Indeed, idea generation may be the biggest challenge (and limiting factor) facing the initiative. According to Sam Altman, to do it successfully, you need…
…people who have a good feel for the future, will entertain improbable plans, are optimistic, are smart in a creative way, and have a very high idea flux. These sorts of people tend to think without the constraints most people have, not have a lot of filters, and not care too much what other people think.
A tall order you might think, just now. The ongoing political instability since Brexit won’t help, but officials are keen to point out that willingness to co-operate in the past has depended on the quality and sustainability of the ideas.
The top line items are necessarily modest (and likely to draw few major headlines) since they comprise projects have been talked about for 30 years but never acted upon. It also allows room for new ideas and new funding streams.
Yet the commitment is substantial, long term and embedded in the Republic’s nine year business plan. Future administrations could undo it, but what would go in its place? It has smart government (not just PPP) at its heart.
Northern Ireland’s peace dividend has been slow to arrive. Government investment has had poor returns in the number and quality of new jobs. According to Paul Nolan three in every five jobs Invest NI has attracted are in call centres.
As Coulter et al argue, this dividend ‘so central to the optimism of the early peace process has never quite come to pass’ so that multigenerational poverty survives to the present day in communities most affected by the troubles.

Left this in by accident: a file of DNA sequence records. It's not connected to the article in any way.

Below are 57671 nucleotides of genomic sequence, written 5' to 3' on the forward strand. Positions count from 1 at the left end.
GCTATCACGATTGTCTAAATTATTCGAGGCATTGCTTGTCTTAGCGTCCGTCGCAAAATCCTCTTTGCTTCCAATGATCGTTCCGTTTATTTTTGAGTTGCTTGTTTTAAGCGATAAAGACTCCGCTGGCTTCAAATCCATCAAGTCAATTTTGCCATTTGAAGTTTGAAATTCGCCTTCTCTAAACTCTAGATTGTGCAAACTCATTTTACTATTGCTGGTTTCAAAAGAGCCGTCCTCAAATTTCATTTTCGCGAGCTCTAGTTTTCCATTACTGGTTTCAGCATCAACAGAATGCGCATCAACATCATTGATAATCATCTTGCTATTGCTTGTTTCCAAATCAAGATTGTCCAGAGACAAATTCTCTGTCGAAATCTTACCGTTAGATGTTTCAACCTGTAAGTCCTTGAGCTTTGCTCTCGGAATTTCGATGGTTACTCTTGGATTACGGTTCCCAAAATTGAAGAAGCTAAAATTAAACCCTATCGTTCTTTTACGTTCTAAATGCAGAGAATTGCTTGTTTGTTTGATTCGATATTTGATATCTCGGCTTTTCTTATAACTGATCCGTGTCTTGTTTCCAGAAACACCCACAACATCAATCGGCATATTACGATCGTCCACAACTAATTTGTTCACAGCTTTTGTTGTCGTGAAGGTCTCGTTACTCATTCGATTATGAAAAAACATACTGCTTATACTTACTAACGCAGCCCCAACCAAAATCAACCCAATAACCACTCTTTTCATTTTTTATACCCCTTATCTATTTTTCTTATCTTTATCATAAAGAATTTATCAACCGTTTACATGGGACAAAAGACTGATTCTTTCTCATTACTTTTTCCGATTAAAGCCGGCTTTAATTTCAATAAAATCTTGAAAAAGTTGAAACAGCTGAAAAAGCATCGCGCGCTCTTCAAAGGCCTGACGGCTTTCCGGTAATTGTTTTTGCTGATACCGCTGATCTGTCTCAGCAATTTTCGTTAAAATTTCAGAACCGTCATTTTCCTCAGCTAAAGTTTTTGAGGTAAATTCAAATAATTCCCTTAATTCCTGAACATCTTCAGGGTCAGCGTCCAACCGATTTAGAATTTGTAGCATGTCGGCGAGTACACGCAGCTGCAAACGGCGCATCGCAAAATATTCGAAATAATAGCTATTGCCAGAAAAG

This unusually well funded initiative is not a gift horse that requires pondering for too long. The strategy looks for engagement (the shared island unit has held a 190 meetings up to yesterday) rather than pretend it knows everything.
If successful it ought to expand the scope of collective knowledge by encouraging all participants to shape the future in ways that suit their own needs and aspirations. Of necessity that needs input from beyond those just wanting a UI.
By 2030 it is estimated that 40% of young people in the UK will have had a near ancestor born in Africa. Churchill said, “The human mind is incapable of rest, what it needs is change.” So I don’t believe change (per se) is the problem.
How we manage necessary change whilst avoiding tearing each other apart is far more important than is generally appreciated at the moment, whether in the context of the furtherance of the Union or in a prospective United Ireland.
“Trust is won, not by what leaders’ say, but what they do’ say Collier and Kay. Contrary to the views of the loudest and most opinionated who dominate the present discourse, all societies have the potential to realise common purpose.
Research shows that Northern Ireland, as a society, is moving on without asking permission, leaving the two community model of “separate development” for something more communitarian, plural and ambitious.
In this regard, the Taoiseach may yet do the island some small service…
“Act always so as to increase the number of choices.”
— Heinz von Foerster
Mick is founding editor of Slugger. He has written papers on the impacts of the Internet on politics and the wider media and is a regular guest and speaking events across Ireland, the UK and Europe. Twitter: @MickFealty